{

CGRect wholeWindow = [window bounds];

UIScrollView *scrollView = [[UIScrollView alloc] initWithFrame:wholeWindow];

[window addSubview:scrollView];

// Make your view twice as large as the window
CGRect reallyBigRect;

reallyBigRect.origin = CGPointZero;

reallyBigRect.size.width = wholeWindow.size.width * 2;

reallyBigRect.size.height = wholeWindow.size.height * 2;

[scrollView setContentSize:reallyBigRect.size];

// Center it in the scroll view
CGPoint offset;

offset.x = wholeWindow.size.width * 0.5;

offset.y = wholeWindow.size.height * 0.5;

[scrollView setContentOffset:offset];

// Enable zooming
[scrollView setMinimumZoomScale:0.5];

[scrollView setMaximumZoomScale:5];

[scrollView setDelegate:self];

// Create the view
view = [[HypnosisView alloc] initWithFrame:reallyBigRect];

[view setBackgroundColor:[UIColor clearColor]];

[scrollView addSubview:view];

[[UIApplication sharedApplication] setStatusBarHidden:YES withAnimation:UIStatusBarAnimationFade];

[window makeKeyAndVisible];

return YES;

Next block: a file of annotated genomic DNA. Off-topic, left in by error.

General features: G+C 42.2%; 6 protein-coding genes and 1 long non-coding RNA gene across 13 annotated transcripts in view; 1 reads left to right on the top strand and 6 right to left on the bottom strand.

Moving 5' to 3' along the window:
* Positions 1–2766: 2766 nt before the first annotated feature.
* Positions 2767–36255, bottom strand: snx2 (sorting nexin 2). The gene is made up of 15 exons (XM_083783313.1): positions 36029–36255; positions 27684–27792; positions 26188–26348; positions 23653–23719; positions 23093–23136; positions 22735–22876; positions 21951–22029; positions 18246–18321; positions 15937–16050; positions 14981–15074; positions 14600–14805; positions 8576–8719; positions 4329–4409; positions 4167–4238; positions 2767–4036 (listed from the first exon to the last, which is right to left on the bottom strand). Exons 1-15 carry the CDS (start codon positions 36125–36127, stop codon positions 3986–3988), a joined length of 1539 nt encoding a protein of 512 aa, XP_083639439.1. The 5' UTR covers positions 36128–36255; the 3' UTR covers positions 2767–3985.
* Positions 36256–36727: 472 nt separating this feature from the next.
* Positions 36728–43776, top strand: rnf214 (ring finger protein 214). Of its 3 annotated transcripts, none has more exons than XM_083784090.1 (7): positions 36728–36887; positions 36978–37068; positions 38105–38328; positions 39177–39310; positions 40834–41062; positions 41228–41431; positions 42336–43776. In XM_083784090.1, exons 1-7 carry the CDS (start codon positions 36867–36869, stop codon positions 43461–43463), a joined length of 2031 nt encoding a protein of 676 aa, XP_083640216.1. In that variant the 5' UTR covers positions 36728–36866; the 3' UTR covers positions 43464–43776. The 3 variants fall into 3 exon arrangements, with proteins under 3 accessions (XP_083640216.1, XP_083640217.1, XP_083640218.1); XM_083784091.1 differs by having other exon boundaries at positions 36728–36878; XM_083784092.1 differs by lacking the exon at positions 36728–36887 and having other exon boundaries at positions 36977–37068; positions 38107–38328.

}

Again, I’m struggling to fully comprehend the idea behind classes, sub-classes and the act of “subclassing”. I keep trying to relate them back to CSS classes, and I’m not sure that’s an appropriate metaphor, which may be causing more confusion than it should.

iOS – MapKit and Text Input

I’m still working through Joe Conway’s iPhone Programming text and I’m up to Chapter 5. Using an app called Whereami, it guides us through the MapKit framework and how to input text into a field to gather a location name. That portion doesn’t actually work, but I suspect that’s coming up in later chapters.

For now, the app launches and since we’re using the simulator, it locks us into zooming at Apple’s Cupertino campus instead of actually locating where I really am here in Indianapolis.